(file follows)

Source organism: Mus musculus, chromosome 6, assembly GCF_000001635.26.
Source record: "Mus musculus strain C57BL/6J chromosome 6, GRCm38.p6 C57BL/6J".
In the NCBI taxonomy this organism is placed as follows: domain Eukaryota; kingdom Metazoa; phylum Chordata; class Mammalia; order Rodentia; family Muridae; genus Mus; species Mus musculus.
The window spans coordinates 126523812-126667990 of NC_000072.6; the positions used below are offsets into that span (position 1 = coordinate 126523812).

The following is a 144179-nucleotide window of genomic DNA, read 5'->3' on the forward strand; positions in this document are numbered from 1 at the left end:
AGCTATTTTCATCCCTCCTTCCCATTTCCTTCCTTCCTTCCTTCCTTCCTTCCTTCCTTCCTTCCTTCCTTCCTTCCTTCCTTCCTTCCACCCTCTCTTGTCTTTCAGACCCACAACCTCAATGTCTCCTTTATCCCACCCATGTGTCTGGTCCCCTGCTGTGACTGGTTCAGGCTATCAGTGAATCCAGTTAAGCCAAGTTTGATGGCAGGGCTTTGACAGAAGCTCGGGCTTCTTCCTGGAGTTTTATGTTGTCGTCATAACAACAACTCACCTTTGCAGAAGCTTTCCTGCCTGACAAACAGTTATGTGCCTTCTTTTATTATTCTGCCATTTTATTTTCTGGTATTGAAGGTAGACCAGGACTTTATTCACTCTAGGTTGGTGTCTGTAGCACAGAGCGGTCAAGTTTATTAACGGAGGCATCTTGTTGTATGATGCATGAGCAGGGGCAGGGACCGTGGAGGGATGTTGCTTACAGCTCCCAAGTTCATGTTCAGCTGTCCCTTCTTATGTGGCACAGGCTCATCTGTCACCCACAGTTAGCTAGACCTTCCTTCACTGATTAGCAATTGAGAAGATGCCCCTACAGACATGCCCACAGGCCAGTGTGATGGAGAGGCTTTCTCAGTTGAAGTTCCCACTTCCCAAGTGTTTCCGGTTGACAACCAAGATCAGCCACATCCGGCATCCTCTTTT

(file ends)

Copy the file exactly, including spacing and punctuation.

Source organism: Mus musculus, chromosome 6, assembly GCF_000001635.26.
Source record: "Mus musculus strain C57BL/6J chromosome 6, GRCm38.p6 C57BL/6J".
In the NCBI taxonomy this organism is placed as follows: domain Eukaryota; kingdom Metazoa; phylum Chordata; class Mammalia; order Rodentia; family Muridae; genus Mus; species Mus musculus.
The window spans coordinates 126523812-126667990 of NC_000072.6; the positions used below are offsets into that span (position 1 = coordinate 126523812).

The following is a 144179-nucleotide window of genomic DNA, read 5'->3' on the forward strand; positions in this document are numbered from 1 at the left end:
AGCTATTTTCATCCCTCCTTCCCATTTCCTTCCTTCCTTCCTTCCTTCCTTCCTTCCTTCCTTCCTTCCTTCCTTCCTTCCTTCCTTCCACCCTCTCTTGTCTTTCAGACCCACAACCTCAATGTCTCCTTTATCCCACCCATGTGTCTGGTCCCCTGCTGTGACTGGTTCAGGCTATCAGTGAATCCAGTTAAGCCAAGTTTGATGGCAGGGCTTTGACAGAAGCTCGGGCTTCTTCCTGGAGTTTTATGTTGTCGTCATAACAACAACTCACCTTTGCAGAAGCTTTCCTGCCTGACAAACAGTTATGTGCCTTCTTTTATTATTCTGCCATTTTATTTTCTGGTATTGAAGGTAGACCAGGACTTTATTCACTCTAGGTTGGTGTCTGTAGCACAGAGCGGTCAAGTTTATTAACGGAGGCATCTTGTTGTATGATGCATGAGCAGGGGCAGGGACCGTGGAGGGATGTTGCTTACAGCTCCCAAGTTCATGTTCAGCTGTCCCTTCTTATGTGGCACAGGCTCATCTGTCACCCACAGTTAGCTAGACCTTCCTTCACTGATTAGCAATTGAGAAGATGCCCCTACAGACATGCCCACAGGCCAGTGTGATGGAGAGGCTTTCTCAGTTGAAGTTCCCACTTCCCAAGTGTTTCCGGTTGACAACCAAGATCAGCCACATCCGGCATCCTCTTTT